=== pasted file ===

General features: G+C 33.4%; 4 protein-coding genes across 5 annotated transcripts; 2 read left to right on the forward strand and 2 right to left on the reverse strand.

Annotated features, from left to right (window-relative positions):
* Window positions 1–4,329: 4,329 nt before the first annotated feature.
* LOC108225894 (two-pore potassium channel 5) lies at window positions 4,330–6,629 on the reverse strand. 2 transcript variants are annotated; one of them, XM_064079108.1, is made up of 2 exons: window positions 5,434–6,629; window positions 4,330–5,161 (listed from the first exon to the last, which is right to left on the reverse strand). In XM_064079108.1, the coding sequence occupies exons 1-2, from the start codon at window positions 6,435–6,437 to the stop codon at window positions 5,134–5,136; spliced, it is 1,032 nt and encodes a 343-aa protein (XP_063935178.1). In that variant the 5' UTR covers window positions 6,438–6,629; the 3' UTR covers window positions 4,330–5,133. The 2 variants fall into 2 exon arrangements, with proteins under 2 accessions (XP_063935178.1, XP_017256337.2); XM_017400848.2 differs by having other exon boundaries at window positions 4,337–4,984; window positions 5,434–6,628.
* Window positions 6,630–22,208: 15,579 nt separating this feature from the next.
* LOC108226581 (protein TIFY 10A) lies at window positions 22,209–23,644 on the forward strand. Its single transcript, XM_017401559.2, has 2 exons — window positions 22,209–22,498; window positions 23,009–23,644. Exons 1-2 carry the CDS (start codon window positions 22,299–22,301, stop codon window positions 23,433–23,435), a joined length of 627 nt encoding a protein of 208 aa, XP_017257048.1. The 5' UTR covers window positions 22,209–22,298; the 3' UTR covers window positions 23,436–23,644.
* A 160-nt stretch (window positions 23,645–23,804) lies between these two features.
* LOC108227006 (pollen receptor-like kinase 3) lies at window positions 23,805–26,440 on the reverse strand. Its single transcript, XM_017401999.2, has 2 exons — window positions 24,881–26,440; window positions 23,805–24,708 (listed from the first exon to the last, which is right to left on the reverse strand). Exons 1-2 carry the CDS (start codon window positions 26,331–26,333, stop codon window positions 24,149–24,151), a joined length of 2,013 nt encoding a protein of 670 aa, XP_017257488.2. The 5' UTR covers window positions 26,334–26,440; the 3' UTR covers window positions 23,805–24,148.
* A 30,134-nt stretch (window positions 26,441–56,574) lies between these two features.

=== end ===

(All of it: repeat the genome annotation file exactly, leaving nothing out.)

General features: G+C 33.4%; 4 protein-coding genes across 5 annotated transcripts; 2 read left to right on the forward strand and 2 right to left on the reverse strand.

Annotated features, from left to right (window-relative positions):
* Window positions 1–4,329: 4,329 nt before the first annotated feature.
* LOC108225894 (two-pore potassium channel 5) lies at window positions 4,330–6,629 on the reverse strand. 2 transcript variants are annotated; one of them, XM_064079108.1, is made up of 2 exons: window positions 5,434–6,629; window positions 4,330–5,161 (listed from the first exon to the last, which is right to left on the reverse strand). In XM_064079108.1, the coding sequence occupies exons 1-2, from the start codon at window positions 6,435–6,437 to the stop codon at window positions 5,134–5,136; spliced, it is 1,032 nt and encodes a 343-aa protein (XP_063935178.1). In that variant the 5' UTR covers window positions 6,438–6,629; the 3' UTR covers window positions 4,330–5,133. The 2 variants fall into 2 exon arrangements, with proteins under 2 accessions (XP_063935178.1, XP_017256337.2); XM_017400848.2 differs by having other exon boundaries at window positions 4,337–4,984; window positions 5,434–6,628.
* Window positions 6,630–22,208: 15,579 nt separating this feature from the next.
* LOC108226581 (protein TIFY 10A) lies at window positions 22,209–23,644 on the forward strand. Its single transcript, XM_017401559.2, has 2 exons — window positions 22,209–22,498; window positions 23,009–23,644. Exons 1-2 carry the CDS (start codon window positions 22,299–22,301, stop codon window positions 23,433–23,435), a joined length of 627 nt encoding a protein of 208 aa, XP_017257048.1. The 5' UTR covers window positions 22,209–22,298; the 3' UTR covers window positions 23,436–23,644.
* A 160-nt stretch (window positions 23,645–23,804) lies between these two features.
* LOC108227006 (pollen receptor-like kinase 3) lies at window positions 23,805–26,440 on the reverse strand. Its single transcript, XM_017401999.2, has 2 exons — window positions 24,881–26,440; window positions 23,805–24,708 (listed from the first exon to the last, which is right to left on the reverse strand). Exons 1-2 carry the CDS (start codon window positions 26,331–26,333, stop codon window positions 24,149–24,151), a joined length of 2,013 nt encoding a protein of 670 aa, XP_017257488.2. The 5' UTR covers window positions 26,334–26,440; the 3' UTR covers window positions 23,805–24,148.
* A 30,134-nt stretch (window positions 26,441–56,574) lies between these two features.